But we didn’t stop there. As the world’s need for energy increased, so did our industry’s commitment to finding real solutions.  We refocused and rebuilt “import terminals” to become export terminals for another new innovative product: liquefied natural gas (LNG). 

America began to export LNG in large volumes in 2016. Now, five years later, the United States has six large LNG export terminals (in Louisiana, Texas, Maryland, and Georgia), and is now one of the world’s three largest LNG exporters, along with Australia and Qatar.

In addition to meeting growing domestic at home for natural gas, we export this key resource to growing economies around the world to help lift millions out of poverty by providing affordable, reliable energy with significantly lower-emissions than higher-emitting fuels, like coal. 

Energy supply is a key asset in the global balance of power. America’s energy production is a source of strategic strength that supports both our climate negotiations and our foreign policy goals.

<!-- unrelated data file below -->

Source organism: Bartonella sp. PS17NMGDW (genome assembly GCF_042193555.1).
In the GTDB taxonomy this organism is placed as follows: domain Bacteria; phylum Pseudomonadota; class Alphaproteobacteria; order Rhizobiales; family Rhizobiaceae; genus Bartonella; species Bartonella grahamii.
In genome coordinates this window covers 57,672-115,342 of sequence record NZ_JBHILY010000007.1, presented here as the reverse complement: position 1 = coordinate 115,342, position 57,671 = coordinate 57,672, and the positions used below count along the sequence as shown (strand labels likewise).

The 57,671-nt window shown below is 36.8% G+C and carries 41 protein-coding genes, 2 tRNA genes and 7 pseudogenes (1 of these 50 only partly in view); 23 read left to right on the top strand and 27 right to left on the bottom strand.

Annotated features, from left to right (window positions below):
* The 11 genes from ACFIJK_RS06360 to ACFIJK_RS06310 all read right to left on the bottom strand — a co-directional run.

Our industry has provided real answers to some of the world’s greatest challenges. But, we face tremendous obstacles:  permitting challenges, infrastructure constraints, and the political targeting and vilification of our industry.  We are here to help solve the world’s biggest challenges, but we need policies that support American-made energy.

We are not partisans, we are Americans. We are proud of the industry that we work in, and we have tremendous capacity to respond to crises the world faces.  If we want the free world to remain free, and a lower carbon future for future generations, American energy needs to be embraced.

That’s why AXPC is committed to working with leaders in Washington on a serious energy strategy that embraces all of America’s energy resources, including oil and natural gas.